I can’t buy into all this, “your scars are a reminder you’ve survived” stuff, and all the other things self harmers tell themselves so they can live in the scar suit. I don’t view them with any profundity, though I’ve tried to. Increasingly, I see my self harming as a teenage folly gone way, way too far. Perhaps that’s just me trying to protect myself from the reality of what I did- to distance myself from it so I don’t get lured in again.  I would have stopped at the self-conscious scratches in my early teens, I think, if I hadn’t been practically dared to go further as a way of proving that I was in real distress, not just faking it. People dismiss scratches but not the deep, lacerating gorges I eventually wrought onto myself. I was only 13 (or 12?!) and was experiencing the start of getting mentally unwell, and the anger imherant in encroaching “womanhood”. What a stupid thing. A stupid thing especially because after the experimental scratches  (the reason I started self harming was because I’d read an article about how self harm was awful yada, but what I focused on was that they said it helped them when they were depressed) which got a, “What the fuck are you doing?” responses, I hid my self harm.  I was proving nothing to no-one, I was just getting deeper into a terrible coping mechanism for my mental health. And when it was discovered by my parents I was still self harming, they went mental, my mum especially. Having pleaded, cried and hidden all the razors, she kicked the crap out of me in angry fright.

I haven’t self harmed in years.  I have sometimes been close to it, but present enough in my mind where I can think about the pain, the embarrassment, the difficulty hiding.  Not the pain during- it rarely hurts during for me- but afterwards.  Of getting clothes on and wincing, fabric getting stuck and reopening the cuts like a zipper every time it needs to be torn off (every time, every day, every night), of crying from pain the bath and shower, of shrinking away from touch and not being able to stop myself yelling out if someone touches me, of trying to get into bed covering my cuts and being so ashamed of them I put pyjamas on that I have to peel off in the morning. The embarrassment of feeling like a dickhead, of people noticing and giving you that look (I’ve never gone to A&E for my self harm though on multiple occasions I should have. But I’ve heard enough stories of how shitty people are treated there to put up with the disfigurement and pain than to get myself help- I do not advise this and I wish I had gone sometimes). It was, to put it bluntly, a pain in the hole.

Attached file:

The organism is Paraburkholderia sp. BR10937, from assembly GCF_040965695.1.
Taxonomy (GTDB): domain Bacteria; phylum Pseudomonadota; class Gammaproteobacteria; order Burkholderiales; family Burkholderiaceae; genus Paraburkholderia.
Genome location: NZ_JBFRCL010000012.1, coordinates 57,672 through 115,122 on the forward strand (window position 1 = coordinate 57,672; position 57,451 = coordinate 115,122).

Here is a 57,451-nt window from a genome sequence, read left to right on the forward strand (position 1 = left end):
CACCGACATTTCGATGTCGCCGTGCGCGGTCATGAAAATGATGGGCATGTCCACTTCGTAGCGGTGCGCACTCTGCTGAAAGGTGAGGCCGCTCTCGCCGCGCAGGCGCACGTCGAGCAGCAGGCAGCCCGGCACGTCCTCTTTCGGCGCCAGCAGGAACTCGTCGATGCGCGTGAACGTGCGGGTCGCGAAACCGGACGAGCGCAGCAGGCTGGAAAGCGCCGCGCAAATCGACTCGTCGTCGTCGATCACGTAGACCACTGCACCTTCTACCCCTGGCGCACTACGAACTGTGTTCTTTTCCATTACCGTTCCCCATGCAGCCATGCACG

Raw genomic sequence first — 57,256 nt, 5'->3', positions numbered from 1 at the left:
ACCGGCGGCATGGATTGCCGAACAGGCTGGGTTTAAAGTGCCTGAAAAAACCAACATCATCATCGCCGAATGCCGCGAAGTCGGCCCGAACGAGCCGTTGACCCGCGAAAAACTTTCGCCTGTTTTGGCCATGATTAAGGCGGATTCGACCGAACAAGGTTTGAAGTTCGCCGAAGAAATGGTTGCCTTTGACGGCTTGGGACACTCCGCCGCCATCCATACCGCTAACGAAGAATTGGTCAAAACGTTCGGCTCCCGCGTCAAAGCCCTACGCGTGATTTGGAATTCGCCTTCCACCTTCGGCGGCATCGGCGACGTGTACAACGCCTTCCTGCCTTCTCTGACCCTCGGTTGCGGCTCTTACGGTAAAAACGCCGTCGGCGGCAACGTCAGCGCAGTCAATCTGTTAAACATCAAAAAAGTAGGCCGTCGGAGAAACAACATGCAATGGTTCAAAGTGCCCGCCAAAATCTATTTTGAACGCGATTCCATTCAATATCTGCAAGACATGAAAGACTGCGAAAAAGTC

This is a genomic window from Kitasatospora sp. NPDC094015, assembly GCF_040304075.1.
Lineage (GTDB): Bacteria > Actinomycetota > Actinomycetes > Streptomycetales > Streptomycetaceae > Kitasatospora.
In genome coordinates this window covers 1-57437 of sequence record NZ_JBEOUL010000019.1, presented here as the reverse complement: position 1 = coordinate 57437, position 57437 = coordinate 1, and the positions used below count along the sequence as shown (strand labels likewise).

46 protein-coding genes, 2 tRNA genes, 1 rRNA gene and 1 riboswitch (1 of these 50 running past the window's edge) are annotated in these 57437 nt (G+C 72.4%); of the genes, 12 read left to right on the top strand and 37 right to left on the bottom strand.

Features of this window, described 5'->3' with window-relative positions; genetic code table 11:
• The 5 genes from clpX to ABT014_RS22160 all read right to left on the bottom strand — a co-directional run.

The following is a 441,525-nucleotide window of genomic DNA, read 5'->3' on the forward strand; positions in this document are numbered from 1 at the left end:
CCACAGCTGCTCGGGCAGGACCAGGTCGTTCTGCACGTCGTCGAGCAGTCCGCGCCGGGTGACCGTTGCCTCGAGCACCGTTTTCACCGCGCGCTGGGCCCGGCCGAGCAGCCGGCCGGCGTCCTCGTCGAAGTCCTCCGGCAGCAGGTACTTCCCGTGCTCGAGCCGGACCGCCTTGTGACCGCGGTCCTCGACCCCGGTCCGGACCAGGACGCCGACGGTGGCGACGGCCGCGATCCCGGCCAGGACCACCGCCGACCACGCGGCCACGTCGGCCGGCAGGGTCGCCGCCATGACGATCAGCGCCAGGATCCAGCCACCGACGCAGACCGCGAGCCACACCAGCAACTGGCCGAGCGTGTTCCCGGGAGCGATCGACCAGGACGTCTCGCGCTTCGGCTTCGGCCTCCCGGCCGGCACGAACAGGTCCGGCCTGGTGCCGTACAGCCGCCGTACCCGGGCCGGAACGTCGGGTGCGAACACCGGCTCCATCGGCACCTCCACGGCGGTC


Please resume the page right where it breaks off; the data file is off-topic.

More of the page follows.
But the scars haven’t faded as much as I hoped they would. They’re still pretty severe, and there’s no way I can pass them off as anything other than what they are. There’s no hiding them if my sleeves are up. Crucially, most stupidly of all, I cut my face once, and I have little cat-whisker type scars on my cheeks. What a stupid fucking twat I was for doing that. Suffice to say, I was hardly thinking straight.  I was going through one of the worst times of my life, mentally. So I could let myself off the hook. But I can’t. Every time I look in the mirror, I think, “You stupid cow.  You’ve hated your face and your body all your life and you gave yourself a bloody good reason to”. Maybe that was half the point. I grew demented having body dysmorphic disorder but people telling me I’m beautiful. Liars, liars!  I *wanted* them to tell me I was hideous so I didn’t feel as if I were losing my mind. Well, here, you can’t keep lying to me now. Knowing, in retrospect, that my beliefs were quasi-delusional, makes me want to scream at myself even more for what I’ve done to my body.

Now it’s summer and the world is out in thin cotton dresses and short sleeves and I am, as usual, hoodied and cardiganed up in increasingly dark and dour clothes (having gained so much weight, I’ve completely lost my style, too. No idea how to dress myself at this weight. No money, either).  I have worn my sleeves up a few times outside, and in the garden.  I roll my sleeves up at work if I’m too hot (often, because I chronically overdress, and don’t feel comfortable or safe unless I’ve got a coat), which is progress.  But then again, I work at a mental health charity so you would expect them not to be shocked or discriminatory about self harm, which they aren’t.  No-one has ever commented and I’m sure I’m not the only one who works there who has self harm scars. But when my sleeves are up, I’m so aware of it, and so distracted by my own awareness that I tend to eventually roll them back down again.  When I was doing my nursing degree (I quit that last year- did I ever write about why? If not, maybe I will), I wanted to shrink into nothingness when I had my sleeves up.  When one nurse demanded of me when I was in a patients’ room with her (and the patient had taken a fucking overdose!), “WHAT HAPPENED TO YOUR ARMS?!” I wanted to disappear. I didn’t know what to say. I hated that, here was a patient and yet now because of my very visible marks of past distress, I’m the patient. One of my placement coordinators was also very rude about them and I felt humiliated. I have a good sense of humour- it’s my best defence- so responded in quips. But I felt like crying when she left the room.  Crying from shame and also anger.  Crying that for the rest of my life, I’m going to get comments on something which is as relevant now as an old leg break is. Permanent. Forever.